(photo by David Cooper)
I have created my own adaptation of the play in an effort to provide a theatrical language that is fresh and modern
by Peter Hinton
Peter Hinton is an award winning playwright and director. From 2005-2012, he was Artistic Director of English Theatre at Canada's National Arts Centre in Ottawa. Peter was an associate artist at The Stratford Festival for seven seasons, directing The Taming of the Shrew, Shakespeare’s Universe, The Odyssey, Fanny Kemble, The Duchess of Malfi, Into the Woods, and all three parts of his own verse trilogy entitled,The Swanne. Recently Peter directed the acclaimed productions of Andrew Bovell’s When The Rain Stops Falling and Oscar Wilde’s Lady Windermere’s Fan, both for the Shaw Festival. For the Segal Centre, he directed A Night in November by Marie Jones, Buried Child by Sam Shepard, and his own adaptation of Henrik Ibsen’s A Doll House. Peter was the 2012 English recipient of the National Theatre School of Canada’s Gascon/Thomas Award for significant achievement in Canadian Theatre, and in 2009, he was named an Officer of the Order of Canada.For the last few years, Paul Flicker and I have talked about a production for the Segal Centre that could embody the considerable strengths of its vision and mandate. We wanted to collaborate on a production that would be unique and relevant – combining the very best of innovation and tradition, the classical and the modern – and somehow be both thought-provoking and seriously entertaining. We both love plays that tackle the complexity of the human condition, and at the same time are very funny. We thought about a production that would provide an opportunity for wonderful design, strong writing and great parts for actors.
Chekhov himself was a physician, short story writer and a dramatist. He is famously quoted for saying that, “Medicine is my lawful wife, but literature is my Mistress.”
Chekhov’s first major full length play, The Seagull was written in 1895 and presented at the Alexandra Theatre in St. Petersburg on October 17, 1896. It is perhaps his most personal play in its treatment of the artist and his place in modern society. Years of theatre-going, reviewing, dealing with managers and performers were distilled into a dramatic metaphor for the artistic experience, for the contrasts between commercialism and idealism, ability and aspiration, purposeless talent and diligent mediocrity. Among the central characters are a would-be playwright, a successful author; an acclaimed but second-rate theatre star, and an aspiring younger actress. Gathered at the country estate of a newly retired government official, and its local rural inhabitants – the play has multiple heroes and multiple conflicts. The Seagull poses questions about whether modern forms of art are actual and true expressions of our time and it questions the idealism of social change.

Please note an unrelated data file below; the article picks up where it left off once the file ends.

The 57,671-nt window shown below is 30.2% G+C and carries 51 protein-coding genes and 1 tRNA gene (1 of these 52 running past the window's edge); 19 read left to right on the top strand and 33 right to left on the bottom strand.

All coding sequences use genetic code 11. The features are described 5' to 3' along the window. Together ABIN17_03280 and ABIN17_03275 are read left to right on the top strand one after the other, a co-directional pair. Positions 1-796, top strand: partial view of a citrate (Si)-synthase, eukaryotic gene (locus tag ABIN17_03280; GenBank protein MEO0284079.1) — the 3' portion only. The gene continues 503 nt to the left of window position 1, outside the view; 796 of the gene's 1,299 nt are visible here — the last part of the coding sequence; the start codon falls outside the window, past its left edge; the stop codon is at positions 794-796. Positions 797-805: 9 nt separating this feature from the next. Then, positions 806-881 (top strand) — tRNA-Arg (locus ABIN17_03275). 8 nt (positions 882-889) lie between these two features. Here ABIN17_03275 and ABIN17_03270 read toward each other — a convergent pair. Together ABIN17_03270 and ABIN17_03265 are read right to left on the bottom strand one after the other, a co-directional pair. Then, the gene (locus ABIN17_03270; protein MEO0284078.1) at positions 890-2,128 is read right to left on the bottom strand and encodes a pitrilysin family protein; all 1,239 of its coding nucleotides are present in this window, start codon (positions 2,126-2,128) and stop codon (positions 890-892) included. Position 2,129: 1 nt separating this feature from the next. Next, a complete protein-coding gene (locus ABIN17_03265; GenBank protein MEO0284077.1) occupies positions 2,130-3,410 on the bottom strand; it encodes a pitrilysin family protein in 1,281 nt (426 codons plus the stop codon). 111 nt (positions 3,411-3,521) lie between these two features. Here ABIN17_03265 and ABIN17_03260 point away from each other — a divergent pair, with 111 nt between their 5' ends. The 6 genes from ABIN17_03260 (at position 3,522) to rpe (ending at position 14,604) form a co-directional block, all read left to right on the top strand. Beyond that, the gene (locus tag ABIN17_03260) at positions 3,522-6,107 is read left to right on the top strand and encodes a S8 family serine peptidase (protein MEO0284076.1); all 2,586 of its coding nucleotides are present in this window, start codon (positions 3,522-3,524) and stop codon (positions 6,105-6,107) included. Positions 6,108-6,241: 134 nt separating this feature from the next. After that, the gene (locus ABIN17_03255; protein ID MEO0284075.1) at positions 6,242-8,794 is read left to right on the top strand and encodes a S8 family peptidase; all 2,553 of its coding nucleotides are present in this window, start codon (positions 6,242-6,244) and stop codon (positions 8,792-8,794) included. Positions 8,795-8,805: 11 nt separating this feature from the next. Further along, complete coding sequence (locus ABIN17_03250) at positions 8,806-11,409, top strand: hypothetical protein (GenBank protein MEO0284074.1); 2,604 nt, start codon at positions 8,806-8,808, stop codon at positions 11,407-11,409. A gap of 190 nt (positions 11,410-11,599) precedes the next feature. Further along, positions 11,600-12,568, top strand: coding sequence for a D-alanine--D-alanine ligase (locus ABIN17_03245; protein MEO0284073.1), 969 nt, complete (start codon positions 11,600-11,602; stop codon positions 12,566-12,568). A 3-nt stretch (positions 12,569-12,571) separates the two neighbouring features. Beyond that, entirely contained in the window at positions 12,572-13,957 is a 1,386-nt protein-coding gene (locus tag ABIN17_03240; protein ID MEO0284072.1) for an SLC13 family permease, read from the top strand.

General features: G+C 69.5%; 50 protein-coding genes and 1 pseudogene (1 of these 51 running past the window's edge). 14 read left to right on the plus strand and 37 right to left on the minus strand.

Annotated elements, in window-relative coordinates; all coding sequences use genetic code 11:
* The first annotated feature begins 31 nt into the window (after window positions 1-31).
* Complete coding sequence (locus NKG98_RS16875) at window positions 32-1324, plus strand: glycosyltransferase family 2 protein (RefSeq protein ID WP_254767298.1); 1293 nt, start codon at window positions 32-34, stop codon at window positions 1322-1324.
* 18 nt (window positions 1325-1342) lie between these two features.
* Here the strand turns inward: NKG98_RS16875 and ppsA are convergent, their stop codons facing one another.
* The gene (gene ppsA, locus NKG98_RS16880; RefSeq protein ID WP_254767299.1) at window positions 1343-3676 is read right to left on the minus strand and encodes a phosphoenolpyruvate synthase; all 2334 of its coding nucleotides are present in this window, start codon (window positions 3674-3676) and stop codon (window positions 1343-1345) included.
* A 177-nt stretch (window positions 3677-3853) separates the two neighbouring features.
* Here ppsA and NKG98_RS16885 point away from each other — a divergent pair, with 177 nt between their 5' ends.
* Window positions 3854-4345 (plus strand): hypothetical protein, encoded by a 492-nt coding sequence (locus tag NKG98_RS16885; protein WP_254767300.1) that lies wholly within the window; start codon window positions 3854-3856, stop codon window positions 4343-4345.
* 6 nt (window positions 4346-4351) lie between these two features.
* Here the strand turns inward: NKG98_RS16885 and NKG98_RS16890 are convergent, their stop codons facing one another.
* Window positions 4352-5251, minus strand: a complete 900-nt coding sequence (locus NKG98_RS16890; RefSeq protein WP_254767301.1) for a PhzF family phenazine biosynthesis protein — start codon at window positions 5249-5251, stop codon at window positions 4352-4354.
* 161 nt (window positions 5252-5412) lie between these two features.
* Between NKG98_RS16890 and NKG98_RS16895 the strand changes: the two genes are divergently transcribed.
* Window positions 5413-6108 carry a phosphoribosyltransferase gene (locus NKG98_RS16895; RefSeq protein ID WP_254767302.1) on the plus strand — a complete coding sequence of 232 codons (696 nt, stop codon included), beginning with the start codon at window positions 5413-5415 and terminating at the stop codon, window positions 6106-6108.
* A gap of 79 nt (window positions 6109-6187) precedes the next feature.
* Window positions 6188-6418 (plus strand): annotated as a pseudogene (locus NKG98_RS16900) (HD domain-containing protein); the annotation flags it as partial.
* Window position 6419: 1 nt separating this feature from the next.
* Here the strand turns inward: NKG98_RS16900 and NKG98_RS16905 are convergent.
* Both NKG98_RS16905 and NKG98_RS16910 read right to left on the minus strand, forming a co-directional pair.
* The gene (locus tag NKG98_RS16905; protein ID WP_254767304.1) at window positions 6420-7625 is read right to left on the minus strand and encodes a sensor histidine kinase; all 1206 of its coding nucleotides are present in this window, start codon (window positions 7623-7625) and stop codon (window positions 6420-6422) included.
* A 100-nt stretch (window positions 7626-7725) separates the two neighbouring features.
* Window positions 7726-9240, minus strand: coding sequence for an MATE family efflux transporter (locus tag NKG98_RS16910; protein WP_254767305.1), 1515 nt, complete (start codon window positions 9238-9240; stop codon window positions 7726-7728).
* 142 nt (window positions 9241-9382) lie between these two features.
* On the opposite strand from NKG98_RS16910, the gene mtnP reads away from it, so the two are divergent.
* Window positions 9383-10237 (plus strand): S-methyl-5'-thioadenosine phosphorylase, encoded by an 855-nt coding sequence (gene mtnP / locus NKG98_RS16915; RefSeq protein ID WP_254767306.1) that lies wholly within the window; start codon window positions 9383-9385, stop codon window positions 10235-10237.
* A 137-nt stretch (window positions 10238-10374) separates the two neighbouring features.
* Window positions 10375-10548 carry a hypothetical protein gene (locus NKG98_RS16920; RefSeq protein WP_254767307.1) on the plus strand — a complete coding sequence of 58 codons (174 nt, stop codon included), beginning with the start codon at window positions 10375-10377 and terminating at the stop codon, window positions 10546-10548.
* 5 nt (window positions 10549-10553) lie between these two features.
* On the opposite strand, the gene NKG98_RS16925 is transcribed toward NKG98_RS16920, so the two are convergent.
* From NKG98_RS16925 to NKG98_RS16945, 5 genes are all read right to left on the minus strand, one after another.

Everyone in the play is a seagull. Each of the characters regards the country estate and rural lake community of the play as an enclosure for deep seated frustration and unfulfilled dreams. None of the characters feel “at home”. It is a location meant for retreat, for replenishment, peace and retirement. In this contrast of desire and reality, much of the play's comedy and heartache is revealed. The celebrated actress would rather be in a hotel room learning lines, the retired government official would rather be back at work in the city, the young aspiring actress is always running in and out, time stolen away from an oppressive life elsewhere, the school teacher is there only out of sufferance, the manager of the estate, an ex-military man has no skills or interests in country life, his wife who no longer loves him, and the local doctor feels helpless in providing a better life for himself or anyone. Only the successful writer has any real affinity with the country, but largely due to the fact it allows him to be idle and conduct a brief affair with a young girl.
Regrettably, over the years, Chekhov in Canada has become associated with heavy handed meditations on ennui; mournful characters wistfully yearning for faraway places on romantic old estates in Russia, weighed down in sentimentality and nostalgia. While nothing could be further from the essence of Chekhovian dramaturgy – we want with this production to dispel these notions of a depressed world – and instead offer the extremes of emotion and tone; a production that is as sharp and comic as it is tragic – and above all, fresh and relevant for audiences in Montreal today.
See also: the promo video for the production